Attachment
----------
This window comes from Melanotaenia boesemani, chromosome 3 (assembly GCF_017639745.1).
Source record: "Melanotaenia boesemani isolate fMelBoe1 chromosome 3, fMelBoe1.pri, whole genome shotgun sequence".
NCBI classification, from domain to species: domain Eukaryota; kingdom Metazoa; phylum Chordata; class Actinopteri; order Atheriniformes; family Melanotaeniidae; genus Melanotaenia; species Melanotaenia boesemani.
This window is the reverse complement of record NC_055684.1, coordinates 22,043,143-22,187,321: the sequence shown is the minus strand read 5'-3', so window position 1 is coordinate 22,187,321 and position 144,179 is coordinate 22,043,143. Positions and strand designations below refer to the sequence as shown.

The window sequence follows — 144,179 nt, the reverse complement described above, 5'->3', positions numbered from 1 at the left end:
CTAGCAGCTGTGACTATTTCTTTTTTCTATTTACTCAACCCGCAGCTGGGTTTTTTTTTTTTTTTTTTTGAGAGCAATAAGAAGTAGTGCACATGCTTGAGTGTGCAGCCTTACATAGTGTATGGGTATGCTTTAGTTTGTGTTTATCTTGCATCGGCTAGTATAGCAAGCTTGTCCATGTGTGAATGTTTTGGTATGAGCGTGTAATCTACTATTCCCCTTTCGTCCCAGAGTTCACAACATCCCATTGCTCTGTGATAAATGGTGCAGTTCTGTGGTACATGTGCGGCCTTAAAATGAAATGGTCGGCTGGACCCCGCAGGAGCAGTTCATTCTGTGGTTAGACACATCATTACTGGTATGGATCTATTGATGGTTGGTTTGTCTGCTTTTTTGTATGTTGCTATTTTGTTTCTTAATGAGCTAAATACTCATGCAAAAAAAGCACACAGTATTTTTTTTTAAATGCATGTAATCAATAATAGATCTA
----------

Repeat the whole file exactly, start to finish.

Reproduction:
This window comes from Melanotaenia boesemani, chromosome 3 (assembly GCF_017639745.1).
Source record: "Melanotaenia boesemani isolate fMelBoe1 chromosome 3, fMelBoe1.pri, whole genome shotgun sequence".
NCBI classification, from domain to species: domain Eukaryota; kingdom Metazoa; phylum Chordata; class Actinopteri; order Atheriniformes; family Melanotaeniidae; genus Melanotaenia; species Melanotaenia boesemani.
This window is the reverse complement of record NC_055684.1, coordinates 22,043,143-22,187,321: the sequence shown is the minus strand read 5'-3', so window position 1 is coordinate 22,187,321 and position 144,179 is coordinate 22,043,143. Positions and strand designations below refer to the sequence as shown.

The window sequence follows — 144,179 nt, the reverse complement described above, 5'->3', positions numbered from 1 at the left end:
CTAGCAGCTGTGACTATTTCTTTTTTCTATTTACTCAACCCGCAGCTGGGTTTTTTTTTTTTTTTTTTTGAGAGCAATAAGAAGTAGTGCACATGCTTGAGTGTGCAGCCTTACATAGTGTATGGGTATGCTTTAGTTTGTGTTTATCTTGCATCGGCTAGTATAGCAAGCTTGTCCATGTGTGAATGTTTTGGTATGAGCGTGTAATCTACTATTCCCCTTTCGTCCCAGAGTTCACAACATCCCATTGCTCTGTGATAAATGGTGCAGTTCTGTGGTACATGTGCGGCCTTAAAATGAAATGGTCGGCTGGACCCCGCAGGAGCAGTTCATTCTGTGGTTAGACACATCATTACTGGTATGGATCTATTGATGGTTGGTTTGTCTGCTTTTTTGTATGTTGCTATTTTGTTTCTTAATGAGCTAAATACTCATGCAAAAAAAGCACACAGTATTTTTTTTTAAATGCATGTAATCAATAATAGATCTA